Mechanical Thrombectomy Global Access For Stroke (MT-GLASS): A Mission Thrombectomy (MT-2020 Plus) Study

Circulation. 2023 Apr 18;147(16):1208-1220. doi: 10.1161/CIRCULATIONAHA.122.063366. Epub 2023 Mar 8.


Background: Despite the well-established potent benefit of mechanical thrombectomy (MT) for large vessel occlusion (LVO) stroke, access to MT has not been studied globally. We conducted a worldwide survey of countries on 6 continents to define MT access (MTA), the disparities in MTA, and its determinants on a global scale.

Methods: Our survey was conducted in 75 countries through the Mission Thrombectomy 2020+ global network between November 22, 2020, and February 28, 2021. The primary end points were the current annual MTA, MT operator availability, and MT center availability. MTA was defined as the estimated proportion of patients with LVO receiving MT in a given region annually. The availability metrics were defined as ([current MT operators×50/current annual number of estimated thrombectomy-eligible LVOs]×100 = MT operator availability) and ([current MT centers×150/current annual number of estimated thrombectomy-eligible LVOs]×100= MT center availability). The metrics used optimal MT volume per operator as 50 and an optimal MT volume per center as 150. Multivariable-adjusted generalized linear models were used to evaluate factors associated with MTA.

Results: We received 887 responses from 67 countries. The median global MTA was 2.79% (interquartile range, 0.70-11.74). MTA was <1.0% for 18 (27%) countries and 0 for 7 (10%) countries. There was a 460-fold disparity between the highest and lowest nonzero MTA regions and low-income countries had 88% lower MTA compared with high-income countries. The global MT operator availability was 16.5% of optimal and the MT center availability was 20.8% of optimal. On multivariable regression, country income level (low or lower-middle versus high: odds ratio, 0.08 [95% CI, 0.04-0.12]), MT operator availability (odds ratio, 3.35 [95% CI, 2.07-5.42]), MT center availability (odds ratio, 2.86 [95% CI, 1.84-4.48]), and presence of prehospital acute stroke bypass protocol (odds ratio, 4.00 [95% CI, 1.70-9.42]) were significantly associated with increased odds of MTA.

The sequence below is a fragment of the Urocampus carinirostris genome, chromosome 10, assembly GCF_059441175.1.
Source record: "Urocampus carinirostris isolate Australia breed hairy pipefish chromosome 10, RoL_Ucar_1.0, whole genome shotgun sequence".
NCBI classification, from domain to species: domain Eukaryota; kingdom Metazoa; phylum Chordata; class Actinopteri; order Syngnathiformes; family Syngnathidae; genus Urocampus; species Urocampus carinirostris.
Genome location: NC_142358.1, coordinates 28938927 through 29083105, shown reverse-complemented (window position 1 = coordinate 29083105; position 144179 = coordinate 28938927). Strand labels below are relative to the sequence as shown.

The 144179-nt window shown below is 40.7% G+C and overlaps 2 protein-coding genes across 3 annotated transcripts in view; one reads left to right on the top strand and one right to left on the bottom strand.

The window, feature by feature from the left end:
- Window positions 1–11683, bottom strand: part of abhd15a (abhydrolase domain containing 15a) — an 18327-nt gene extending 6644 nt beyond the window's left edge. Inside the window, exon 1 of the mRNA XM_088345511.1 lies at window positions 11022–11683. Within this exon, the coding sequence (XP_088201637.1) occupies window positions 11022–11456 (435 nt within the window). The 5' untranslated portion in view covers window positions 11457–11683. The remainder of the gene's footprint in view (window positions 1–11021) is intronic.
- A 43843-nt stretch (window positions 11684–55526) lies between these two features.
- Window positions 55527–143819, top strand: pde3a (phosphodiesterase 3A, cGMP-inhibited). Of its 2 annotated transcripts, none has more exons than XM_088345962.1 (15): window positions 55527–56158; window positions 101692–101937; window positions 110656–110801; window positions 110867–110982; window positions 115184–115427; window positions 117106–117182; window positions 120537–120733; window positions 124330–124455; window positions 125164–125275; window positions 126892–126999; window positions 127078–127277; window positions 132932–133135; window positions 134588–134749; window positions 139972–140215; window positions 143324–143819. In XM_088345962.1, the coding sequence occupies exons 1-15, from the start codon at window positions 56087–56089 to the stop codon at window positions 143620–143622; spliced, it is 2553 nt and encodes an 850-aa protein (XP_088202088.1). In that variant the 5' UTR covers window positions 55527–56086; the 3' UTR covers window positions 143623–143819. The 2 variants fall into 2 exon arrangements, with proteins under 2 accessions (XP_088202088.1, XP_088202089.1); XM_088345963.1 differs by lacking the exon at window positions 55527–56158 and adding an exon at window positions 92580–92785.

Conclusions: Access to MT on a global level is extremely low, with enormous disparities between countries by income level. The significant determinants of MT access are the country's per capita gross national income, prehospital LVO triage policy, and MT operator and center availability.

Keywords: health services accessibility; healthcare disparities; public health; social determinants of health; stroke; surveys and questionnaires; thrombectomy.

Publication types

  • Research Support, Non-U.S. Gov't

MeSH terms

  • Arterial Occlusive Diseases*
  • Brain Ischemia* / complications
  • Humans
  • Ischemic Stroke*
  • Stroke* / diagnosis
  • Stroke* / epidemiology
  • Stroke* / surgery
  • Thrombectomy
  • Treatment Outcome
  • Triage